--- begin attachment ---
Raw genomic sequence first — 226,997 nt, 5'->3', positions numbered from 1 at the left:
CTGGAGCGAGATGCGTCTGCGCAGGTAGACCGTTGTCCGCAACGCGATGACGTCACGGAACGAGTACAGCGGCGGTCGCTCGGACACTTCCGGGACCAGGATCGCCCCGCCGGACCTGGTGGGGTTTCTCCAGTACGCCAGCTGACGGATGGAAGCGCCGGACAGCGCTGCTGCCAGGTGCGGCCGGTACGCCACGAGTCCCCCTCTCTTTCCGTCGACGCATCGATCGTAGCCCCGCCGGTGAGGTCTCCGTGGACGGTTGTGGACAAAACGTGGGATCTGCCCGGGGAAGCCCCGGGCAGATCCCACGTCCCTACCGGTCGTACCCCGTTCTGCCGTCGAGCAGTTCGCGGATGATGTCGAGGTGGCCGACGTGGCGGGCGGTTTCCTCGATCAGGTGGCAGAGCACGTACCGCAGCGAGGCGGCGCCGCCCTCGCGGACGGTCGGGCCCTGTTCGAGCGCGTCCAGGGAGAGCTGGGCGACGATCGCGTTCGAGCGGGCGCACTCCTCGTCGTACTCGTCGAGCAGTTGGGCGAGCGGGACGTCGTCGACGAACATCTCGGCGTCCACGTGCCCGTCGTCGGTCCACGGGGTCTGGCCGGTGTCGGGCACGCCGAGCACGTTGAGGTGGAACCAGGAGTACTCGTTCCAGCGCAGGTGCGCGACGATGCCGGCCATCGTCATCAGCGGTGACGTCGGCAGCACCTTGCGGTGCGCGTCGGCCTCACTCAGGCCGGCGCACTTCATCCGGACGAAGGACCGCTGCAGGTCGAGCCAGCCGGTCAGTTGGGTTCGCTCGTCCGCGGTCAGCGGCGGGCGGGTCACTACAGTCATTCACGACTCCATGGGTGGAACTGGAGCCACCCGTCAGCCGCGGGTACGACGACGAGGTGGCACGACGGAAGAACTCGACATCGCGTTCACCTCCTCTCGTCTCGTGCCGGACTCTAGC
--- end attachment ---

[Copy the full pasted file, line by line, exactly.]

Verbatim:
Raw genomic sequence first — 226,997 nt, 5'->3', positions numbered from 1 at the left:
CTGGAGCGAGATGCGTCTGCGCAGGTAGACCGTTGTCCGCAACGCGATGACGTCACGGAACGAGTACAGCGGCGGTCGCTCGGACACTTCCGGGACCAGGATCGCCCCGCCGGACCTGGTGGGGTTTCTCCAGTACGCCAGCTGACGGATGGAAGCGCCGGACAGCGCTGCTGCCAGGTGCGGCCGGTACGCCACGAGTCCCCCTCTCTTTCCGTCGACGCATCGATCGTAGCCCCGCCGGTGAGGTCTCCGTGGACGGTTGTGGACAAAACGTGGGATCTGCCCGGGGAAGCCCCGGGCAGATCCCACGTCCCTACCGGTCGTACCCCGTTCTGCCGTCGAGCAGTTCGCGGATGATGTCGAGGTGGCCGACGTGGCGGGCGGTTTCCTCGATCAGGTGGCAGAGCACGTACCGCAGCGAGGCGGCGCCGCCCTCGCGGACGGTCGGGCCCTGTTCGAGCGCGTCCAGGGAGAGCTGGGCGACGATCGCGTTCGAGCGGGCGCACTCCTCGTCGTACTCGTCGAGCAGTTGGGCGAGCGGGACGTCGTCGACGAACATCTCGGCGTCCACGTGCCCGTCGTCGGTCCACGGGGTCTGGCCGGTGTCGGGCACGCCGAGCACGTTGAGGTGGAACCAGGAGTACTCGTTCCAGCGCAGGTGCGCGACGATGCCGGCCATCGTCATCAGCGGTGACGTCGGCAGCACCTTGCGGTGCGCGTCGGCCTCACTCAGGCCGGCGCACTTCATCCGGACGAAGGACCGCTGCAGGTCGAGCCAGCCGGTCAGTTGGGTTCGCTCGTCCGCGGTCAGCGGCGGGCGGGTCACTACAGTCATTCACGACTCCATGGGTGGAACTGGAGCCACCCGTCAGCCGCGGGTACGACGACGAGGTGGCACGACGGAAGAACTCGACATCGCGTTCACCTCCTCTCGTCTCGTGCCGGACTCTAGC